How to revise the Broiler Directive: science and best corporate practices lead the way to improve the lives of broiler chickens
19 November 2020
Today a groundbreaking new report was launched presenting the first comprehensive scientific overview on the welfare of broiler chickens. Science and best corporate practices show improvements are feasible, urgent and should inform future EU legislation.
For immediate release: Brussels 19/11/2020
On November 19th, the Intergroup on the welfare and conservation of animals organised the event From minimum legal standards to “good lives” What needs to change for broiler chickens in the EU?
Broiler chickens are the most numerous terrestrial farmed animals in the EU: 7.4 billion were slaughtered in 2018, of which the vast majority coming from intensive farming systems. While minimum standards for the protection of broiler chickens are laid down in various pieces of EU legislation, the current rules are clearly insufficient to guarantee broiler chicken welfare as they fail to address the main problems that are intrinsic to the industry.
The European Commission is going to propose a revision of the current animal welfare acquis as part of the EU Farm to Fork strategy, and this meeting presented the science and practices that can inspire new standards for higher-welfare broiler chicken rearing. We asked six independent researchers to present the available scientific evidence on the welfare issues experienced by broiler chickens, from breeding to slaughter: a comprehensive report, launched during the event, entitled The welfare of broiler chickens in the EU: from science to action.
The report co-authors also shared their ideas for the future of broiler chicken farming in a short publication entitled A vision for the future broiler farming.
Policy makers will need to have answers and see concrete solutions to propose new science-based legislation fit for purpose and for the future. What needs to change to give broiler chickens good lives? The report, first of its kind, presents concrete science-based solutions: using slower-growing higher-welfare breeds, providing the right rearing environment, protecting parent birds and newly hatched chicks, best practices around transport and slaughter, and including wider societal issues.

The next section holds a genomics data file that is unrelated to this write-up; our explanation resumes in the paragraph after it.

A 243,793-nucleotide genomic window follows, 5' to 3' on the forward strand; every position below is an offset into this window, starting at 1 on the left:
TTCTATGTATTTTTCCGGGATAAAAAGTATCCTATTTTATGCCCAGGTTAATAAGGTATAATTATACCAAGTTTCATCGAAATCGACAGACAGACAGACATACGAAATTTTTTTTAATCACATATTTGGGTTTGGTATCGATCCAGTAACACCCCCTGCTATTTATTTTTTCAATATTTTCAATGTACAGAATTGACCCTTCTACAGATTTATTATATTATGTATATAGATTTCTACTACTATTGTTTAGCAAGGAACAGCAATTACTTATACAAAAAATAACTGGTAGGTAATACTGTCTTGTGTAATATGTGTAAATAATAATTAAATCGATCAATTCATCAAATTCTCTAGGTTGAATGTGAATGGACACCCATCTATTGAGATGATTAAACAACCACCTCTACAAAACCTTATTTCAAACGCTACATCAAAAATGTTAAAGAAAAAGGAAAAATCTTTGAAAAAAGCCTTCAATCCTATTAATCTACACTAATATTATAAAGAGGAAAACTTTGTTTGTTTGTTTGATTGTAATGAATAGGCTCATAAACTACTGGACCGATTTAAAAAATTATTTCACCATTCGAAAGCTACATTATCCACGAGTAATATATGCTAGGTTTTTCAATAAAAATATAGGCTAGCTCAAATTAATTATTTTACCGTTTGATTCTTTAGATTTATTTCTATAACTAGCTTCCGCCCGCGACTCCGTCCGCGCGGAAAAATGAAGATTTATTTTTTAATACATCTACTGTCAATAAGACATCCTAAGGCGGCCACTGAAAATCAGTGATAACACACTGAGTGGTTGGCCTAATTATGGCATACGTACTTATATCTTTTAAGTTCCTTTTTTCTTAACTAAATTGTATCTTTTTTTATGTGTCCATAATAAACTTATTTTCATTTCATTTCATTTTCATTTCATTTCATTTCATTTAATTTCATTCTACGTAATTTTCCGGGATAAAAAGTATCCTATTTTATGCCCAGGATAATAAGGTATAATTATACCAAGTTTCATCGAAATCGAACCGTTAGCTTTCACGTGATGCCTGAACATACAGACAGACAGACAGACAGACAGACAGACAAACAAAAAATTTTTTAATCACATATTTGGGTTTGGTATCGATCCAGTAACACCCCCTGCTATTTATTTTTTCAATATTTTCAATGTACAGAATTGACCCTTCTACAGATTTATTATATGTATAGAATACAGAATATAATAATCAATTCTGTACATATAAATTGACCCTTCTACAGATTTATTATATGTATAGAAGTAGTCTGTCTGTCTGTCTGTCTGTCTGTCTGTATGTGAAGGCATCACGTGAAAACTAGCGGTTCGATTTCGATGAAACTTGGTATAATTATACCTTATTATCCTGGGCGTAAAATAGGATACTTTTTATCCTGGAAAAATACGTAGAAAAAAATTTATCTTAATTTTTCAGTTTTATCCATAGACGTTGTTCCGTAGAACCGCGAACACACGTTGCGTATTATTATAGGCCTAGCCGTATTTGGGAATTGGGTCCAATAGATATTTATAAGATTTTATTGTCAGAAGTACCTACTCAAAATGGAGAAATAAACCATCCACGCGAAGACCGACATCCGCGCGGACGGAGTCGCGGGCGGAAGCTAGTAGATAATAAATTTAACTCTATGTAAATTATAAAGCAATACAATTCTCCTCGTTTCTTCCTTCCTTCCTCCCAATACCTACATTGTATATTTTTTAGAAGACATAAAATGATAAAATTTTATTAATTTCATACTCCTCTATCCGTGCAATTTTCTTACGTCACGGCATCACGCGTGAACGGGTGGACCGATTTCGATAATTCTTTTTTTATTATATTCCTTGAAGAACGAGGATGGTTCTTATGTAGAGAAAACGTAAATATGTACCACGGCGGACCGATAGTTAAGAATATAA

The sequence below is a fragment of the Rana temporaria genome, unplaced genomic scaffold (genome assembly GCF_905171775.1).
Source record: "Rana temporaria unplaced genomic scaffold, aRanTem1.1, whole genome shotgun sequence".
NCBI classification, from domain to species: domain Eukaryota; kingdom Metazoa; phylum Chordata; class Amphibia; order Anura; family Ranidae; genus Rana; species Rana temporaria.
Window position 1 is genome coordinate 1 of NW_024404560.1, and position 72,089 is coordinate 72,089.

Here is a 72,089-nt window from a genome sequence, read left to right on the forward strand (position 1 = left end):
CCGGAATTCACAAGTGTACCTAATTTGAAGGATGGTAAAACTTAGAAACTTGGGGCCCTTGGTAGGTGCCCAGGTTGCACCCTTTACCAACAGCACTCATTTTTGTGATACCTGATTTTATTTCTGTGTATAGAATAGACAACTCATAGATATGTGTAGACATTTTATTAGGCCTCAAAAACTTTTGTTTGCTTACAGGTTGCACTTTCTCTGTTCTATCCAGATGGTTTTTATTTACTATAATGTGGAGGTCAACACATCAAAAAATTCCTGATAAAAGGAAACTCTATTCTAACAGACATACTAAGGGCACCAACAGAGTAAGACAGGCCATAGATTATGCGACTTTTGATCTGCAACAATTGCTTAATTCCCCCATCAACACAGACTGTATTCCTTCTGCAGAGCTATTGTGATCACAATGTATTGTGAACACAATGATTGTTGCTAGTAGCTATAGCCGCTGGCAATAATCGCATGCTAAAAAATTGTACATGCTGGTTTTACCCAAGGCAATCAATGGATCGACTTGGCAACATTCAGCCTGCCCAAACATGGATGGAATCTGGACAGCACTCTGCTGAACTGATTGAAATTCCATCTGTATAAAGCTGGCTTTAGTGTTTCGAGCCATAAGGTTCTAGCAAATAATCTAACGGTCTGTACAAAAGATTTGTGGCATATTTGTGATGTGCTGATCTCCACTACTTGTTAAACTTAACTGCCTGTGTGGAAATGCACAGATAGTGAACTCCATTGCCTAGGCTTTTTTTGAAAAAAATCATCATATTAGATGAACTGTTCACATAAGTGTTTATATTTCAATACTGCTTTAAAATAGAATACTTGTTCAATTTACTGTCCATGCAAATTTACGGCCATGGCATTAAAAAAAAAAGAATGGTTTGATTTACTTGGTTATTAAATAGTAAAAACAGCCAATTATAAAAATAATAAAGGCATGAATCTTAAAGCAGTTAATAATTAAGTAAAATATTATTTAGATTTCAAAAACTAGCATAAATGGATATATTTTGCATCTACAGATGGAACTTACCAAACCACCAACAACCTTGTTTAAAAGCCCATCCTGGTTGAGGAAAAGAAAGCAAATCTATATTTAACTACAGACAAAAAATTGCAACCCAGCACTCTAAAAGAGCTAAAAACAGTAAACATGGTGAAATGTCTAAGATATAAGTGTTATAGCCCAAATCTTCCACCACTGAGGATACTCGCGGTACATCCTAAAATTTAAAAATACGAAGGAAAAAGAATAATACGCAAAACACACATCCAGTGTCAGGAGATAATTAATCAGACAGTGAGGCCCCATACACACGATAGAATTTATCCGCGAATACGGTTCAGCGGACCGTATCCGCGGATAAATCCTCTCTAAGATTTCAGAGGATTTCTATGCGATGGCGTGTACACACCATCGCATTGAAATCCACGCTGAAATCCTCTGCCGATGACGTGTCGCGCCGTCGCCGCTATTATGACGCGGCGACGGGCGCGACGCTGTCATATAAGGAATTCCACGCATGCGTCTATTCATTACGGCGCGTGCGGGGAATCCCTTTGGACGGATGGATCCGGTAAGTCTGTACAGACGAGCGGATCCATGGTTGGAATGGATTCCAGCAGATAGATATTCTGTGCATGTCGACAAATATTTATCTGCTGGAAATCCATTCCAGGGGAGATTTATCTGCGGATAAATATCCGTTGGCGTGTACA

In the EU every year we rear billions of fast-growing broiler chickens. For the most part, these social, inquisitive and intelligent birds are deprived of the possibility to enjoy good welfare, let alone experience “good lives”. The science is clear, and this new report confirms that it is time to move to slower-growing breeds and higher welfare systems and to update relevant EU legislation. The coming years offer a very important window of opportunity for us MEPs to accelerate such change for broiler chickens and other farmed animals, thanks to the objectives of the Farm to Fork Strategy. I am personally committed to making this happen.
Anja Hazekamp MEP (GUE/NGL, NL), Vice-Chair of the Committee on the Environment, Public Health and Food Safety, and President of the Intergroup on the Welfare and Conservation of Animals
The economic and animal welfare benefits of adopting higher welfare rearing systems using slower-growing breeds are clear. This will require designing a successful supply chain and involving consumers in the transition, while also taking into account sustainability. The audience had the opportunity to virtually visit Nijkamp Farm, a state of the art facility for higher-welfare broiler rearing, and heard from its owner Robert Nijkamp how animal welfare can meet sustainability.
What we need is a paradigm shift, currently chicken is marketed as a cheap and ever-present commodity. As the report highlights, science and market opportunities make it possible to change the lives for broiler chickens. The Broiler Directive is not fit for purpose to make this happen, that’s why it should be revised to include breeding objectives for health and welfare, introduce animal welfare rules for broiler breeders, and improve rearing conditions for all broiler chickens.
Reinke Hameleers, CEO, Eurogroup for Animals